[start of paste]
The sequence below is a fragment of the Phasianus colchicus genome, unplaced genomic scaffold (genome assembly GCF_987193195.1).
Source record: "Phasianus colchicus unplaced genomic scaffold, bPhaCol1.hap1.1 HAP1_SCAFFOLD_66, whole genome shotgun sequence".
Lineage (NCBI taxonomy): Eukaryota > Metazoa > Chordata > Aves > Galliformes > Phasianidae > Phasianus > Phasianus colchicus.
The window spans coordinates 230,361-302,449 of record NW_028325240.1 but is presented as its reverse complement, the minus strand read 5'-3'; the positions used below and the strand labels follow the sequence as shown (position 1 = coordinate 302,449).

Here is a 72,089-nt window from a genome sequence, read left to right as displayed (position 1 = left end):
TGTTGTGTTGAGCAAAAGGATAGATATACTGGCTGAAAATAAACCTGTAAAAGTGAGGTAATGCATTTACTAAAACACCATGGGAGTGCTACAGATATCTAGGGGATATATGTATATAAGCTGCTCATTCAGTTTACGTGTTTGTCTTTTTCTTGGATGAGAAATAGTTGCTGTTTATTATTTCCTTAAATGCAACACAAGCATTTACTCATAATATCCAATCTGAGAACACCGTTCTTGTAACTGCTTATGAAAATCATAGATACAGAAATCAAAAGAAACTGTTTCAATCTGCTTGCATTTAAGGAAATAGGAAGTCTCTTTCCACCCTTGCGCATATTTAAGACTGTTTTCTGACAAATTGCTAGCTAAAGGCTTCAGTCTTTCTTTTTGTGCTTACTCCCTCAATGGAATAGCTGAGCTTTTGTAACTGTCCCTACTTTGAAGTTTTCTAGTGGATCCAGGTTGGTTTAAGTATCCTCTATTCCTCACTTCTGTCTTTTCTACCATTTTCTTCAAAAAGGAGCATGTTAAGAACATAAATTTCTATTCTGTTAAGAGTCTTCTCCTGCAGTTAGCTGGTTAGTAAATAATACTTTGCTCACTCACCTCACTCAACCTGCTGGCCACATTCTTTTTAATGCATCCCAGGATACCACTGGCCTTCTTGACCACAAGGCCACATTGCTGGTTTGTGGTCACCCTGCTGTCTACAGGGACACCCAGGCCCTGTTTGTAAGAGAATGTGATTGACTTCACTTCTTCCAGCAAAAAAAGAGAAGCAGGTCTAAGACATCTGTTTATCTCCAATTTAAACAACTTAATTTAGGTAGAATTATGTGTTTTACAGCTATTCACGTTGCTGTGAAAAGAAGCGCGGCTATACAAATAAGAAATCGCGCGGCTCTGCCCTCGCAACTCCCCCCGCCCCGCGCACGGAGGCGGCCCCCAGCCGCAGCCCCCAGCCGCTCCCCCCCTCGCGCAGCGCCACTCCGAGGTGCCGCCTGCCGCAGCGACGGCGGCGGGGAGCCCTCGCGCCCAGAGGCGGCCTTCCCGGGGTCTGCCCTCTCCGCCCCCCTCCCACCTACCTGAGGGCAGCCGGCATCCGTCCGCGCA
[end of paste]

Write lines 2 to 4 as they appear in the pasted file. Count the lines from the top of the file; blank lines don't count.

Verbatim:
Source record: "Phasianus colchicus unplaced genomic scaffold, bPhaCol1.hap1.1 HAP1_SCAFFOLD_66, whole genome shotgun sequence".
Lineage (NCBI taxonomy): Eukaryota > Metazoa > Chordata > Aves > Galliformes > Phasianidae > Phasianus > Phasianus colchicus.
The window spans coordinates 230,361-302,449 of record NW_028325240.1 but is presented as its reverse complement, the minus strand read 5'-3'; the positions used below and the strand labels follow the sequence as shown (position 1 = coordinate 302,449).